Halls of power
Country Life UK|August 12, 2020
Halls of power
Three halls, in Northumberland, Buckinghamshire and Northamptonshire, paint a rich tapestry of England’s past
Penny Churchill

TODAY in COUNTRY LIFE sees the launch of the gloriously scenic, 540-acre Blenkinsopp estate, near Haltwhistle, Northumberland, which nestles in a wooded, south-facing valley bounded to the north by Hadrian’s Wall and to the south by the River South Tyne, tributaries of which, the Tipalt and the Painsdale Burn, traverse its land. This is Reiver country, a Border region of wild beauty rich in history and folklore, although the estate’s sheltered location and well-managed landscape—a mix of rolling grassland, ancient woodland, young trees and winding burns and lakes—provide an altogether more intimate setting for the handsome stone manor at its heart.

For sale for the first time in 145 years, at a guide price of £4.85 million through Knight Frank in Melrose (01896 807010), the estate is centred on Grade II-listed Blenkinsopp Hall, a handsome castellated structure built by Col John Blenkinsopp Coulson in the early 1800s on the site of an ancient pele tower, one of two border forts controlled and defended by Blenkinsopps since Norman times. One was Bellister, which became theseat of the younger branch of the family; the other was Blenkinsopp Tower, previously called Dryburnhaugh, which was incorporated into the new Blenkinsopp Hall.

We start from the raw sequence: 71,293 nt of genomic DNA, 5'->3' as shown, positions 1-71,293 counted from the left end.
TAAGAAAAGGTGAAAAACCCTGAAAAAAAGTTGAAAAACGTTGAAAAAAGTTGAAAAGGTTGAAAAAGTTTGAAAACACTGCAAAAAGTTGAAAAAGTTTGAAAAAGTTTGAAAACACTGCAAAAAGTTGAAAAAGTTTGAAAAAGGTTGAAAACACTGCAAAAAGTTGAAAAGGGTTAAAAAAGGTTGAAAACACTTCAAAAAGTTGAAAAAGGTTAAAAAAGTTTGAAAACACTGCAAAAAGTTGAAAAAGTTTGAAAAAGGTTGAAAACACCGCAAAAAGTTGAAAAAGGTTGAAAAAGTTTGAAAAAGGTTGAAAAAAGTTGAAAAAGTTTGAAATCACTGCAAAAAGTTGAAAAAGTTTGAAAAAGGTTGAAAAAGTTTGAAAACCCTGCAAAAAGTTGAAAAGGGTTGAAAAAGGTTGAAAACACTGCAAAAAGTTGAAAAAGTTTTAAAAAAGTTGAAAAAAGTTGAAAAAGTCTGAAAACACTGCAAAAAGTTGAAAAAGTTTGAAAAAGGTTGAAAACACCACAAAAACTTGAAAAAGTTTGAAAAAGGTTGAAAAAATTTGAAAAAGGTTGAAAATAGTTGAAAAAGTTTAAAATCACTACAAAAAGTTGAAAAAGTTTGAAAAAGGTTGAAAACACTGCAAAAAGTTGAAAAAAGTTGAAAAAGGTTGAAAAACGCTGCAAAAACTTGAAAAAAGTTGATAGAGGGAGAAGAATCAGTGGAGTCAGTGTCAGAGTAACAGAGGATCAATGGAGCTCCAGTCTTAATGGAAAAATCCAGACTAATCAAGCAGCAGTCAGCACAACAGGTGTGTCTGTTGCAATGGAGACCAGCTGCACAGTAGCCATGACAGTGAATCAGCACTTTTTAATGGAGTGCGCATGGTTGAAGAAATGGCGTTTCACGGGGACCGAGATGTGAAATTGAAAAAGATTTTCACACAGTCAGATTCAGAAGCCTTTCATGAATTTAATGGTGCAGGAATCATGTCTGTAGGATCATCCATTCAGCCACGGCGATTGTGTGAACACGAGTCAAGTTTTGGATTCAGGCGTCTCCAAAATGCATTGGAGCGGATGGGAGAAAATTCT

Designs for the improvement of Dryburnhaugh were sought from J. White Junior in 1806 and, in 1835, the noted Northumbrian architect, John Dobson, added the south-east tower (later demolished), the stables and the interiors seen today. In 1840, the hall was described in glowing terms by the Rev John Hodgson: ‘Seated on rich ground, at the opening of a woody glen it smiles sweetly on the eye of day, and stretches out its towered walls and long-extent of front to the noon-tide sun. The entrance hall and dining room occupy the ground floor of the centre of the front.’

The hall’s present custodian, Mrs Fiona Lees-Millais (neé Joicey), who has lived there with her husband, Patrick, and their sons, Marcus and Rory, since 2001, remembers being told that the old entrance hall, now the dining room, was the original footprint of Dryburnhaugh, as the thickness of its walls suggests.


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August 12, 2020